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Cell Stem Cell. 2012 Jul 6;11(1):36-49. doi: 10.1016/j.stem.2012.05.013. Epub 2012 Jun 7.

Bone marrow failure in Fanconi anemia is triggered by an exacerbated p53/p21 DNA damage response that impairs hematopoietic stem and progenitor cells.

Author information

1
Institute of Hematology (IUH), Université Paris-Diderot, Sorbonne Paris Cité 75010, France.

Abstract

Fanconi anemia (FA) is an inherited DNA repair deficiency syndrome. FA patients undergo progressive bone marrow failure (BMF) during childhood, which frequently requires allogeneic hematopoietic stem cell transplantation. The pathogenesis of this BMF has been elusive to date. Here we found that FA patients exhibit a profound defect in hematopoietic stem and progenitor cells (HSPCs) that is present before the onset of clinical BMF. In response to replicative stress and unresolved DNA damage, p53 is hyperactivated in FA cells and triggers a late p21(Cdkn1a)-dependent G0/G1 cell-cycle arrest. Knockdown of p53 rescued the HSPC defects observed in several in vitro and in vivo models, including human FA or FA-like cells. Taken together, our results identify an exacerbated p53/p21 "physiological" response to cellular stress and DNA damage accumulation as a central mechanism for progressive HSPC elimination in FA patients, and have implications for clinical care.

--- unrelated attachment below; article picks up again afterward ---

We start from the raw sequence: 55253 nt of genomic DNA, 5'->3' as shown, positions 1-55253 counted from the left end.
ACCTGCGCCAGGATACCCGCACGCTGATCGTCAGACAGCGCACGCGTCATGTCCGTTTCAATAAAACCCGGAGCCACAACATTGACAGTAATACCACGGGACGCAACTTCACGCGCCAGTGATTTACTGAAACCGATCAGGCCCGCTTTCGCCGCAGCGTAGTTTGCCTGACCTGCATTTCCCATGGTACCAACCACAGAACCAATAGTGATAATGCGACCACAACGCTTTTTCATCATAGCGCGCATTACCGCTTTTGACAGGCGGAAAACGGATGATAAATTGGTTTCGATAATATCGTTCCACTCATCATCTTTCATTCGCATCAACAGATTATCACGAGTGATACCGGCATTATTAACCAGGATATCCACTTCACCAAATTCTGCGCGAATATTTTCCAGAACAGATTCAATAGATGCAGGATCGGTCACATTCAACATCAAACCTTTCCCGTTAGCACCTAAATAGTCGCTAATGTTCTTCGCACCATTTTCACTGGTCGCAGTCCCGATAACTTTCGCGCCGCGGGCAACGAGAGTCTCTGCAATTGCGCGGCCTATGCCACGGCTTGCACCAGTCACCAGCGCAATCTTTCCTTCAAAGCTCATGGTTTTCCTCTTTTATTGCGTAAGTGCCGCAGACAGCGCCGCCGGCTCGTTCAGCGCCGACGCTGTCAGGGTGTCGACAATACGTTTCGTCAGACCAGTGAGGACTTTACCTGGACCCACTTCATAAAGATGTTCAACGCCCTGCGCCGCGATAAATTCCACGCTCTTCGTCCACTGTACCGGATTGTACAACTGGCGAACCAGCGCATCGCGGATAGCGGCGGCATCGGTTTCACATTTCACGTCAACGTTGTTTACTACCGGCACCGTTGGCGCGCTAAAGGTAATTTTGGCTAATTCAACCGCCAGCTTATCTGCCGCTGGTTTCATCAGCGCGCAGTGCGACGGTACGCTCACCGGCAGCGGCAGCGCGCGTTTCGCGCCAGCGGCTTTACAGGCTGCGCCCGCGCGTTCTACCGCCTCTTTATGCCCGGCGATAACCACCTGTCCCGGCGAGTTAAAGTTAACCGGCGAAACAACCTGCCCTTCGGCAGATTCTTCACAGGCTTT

PMID:
22683204
PMCID:
PMC3392433
DOI:
10.1016/j.stem.2012.05.013
[Indexed for MEDLINE]
Free PMC Article

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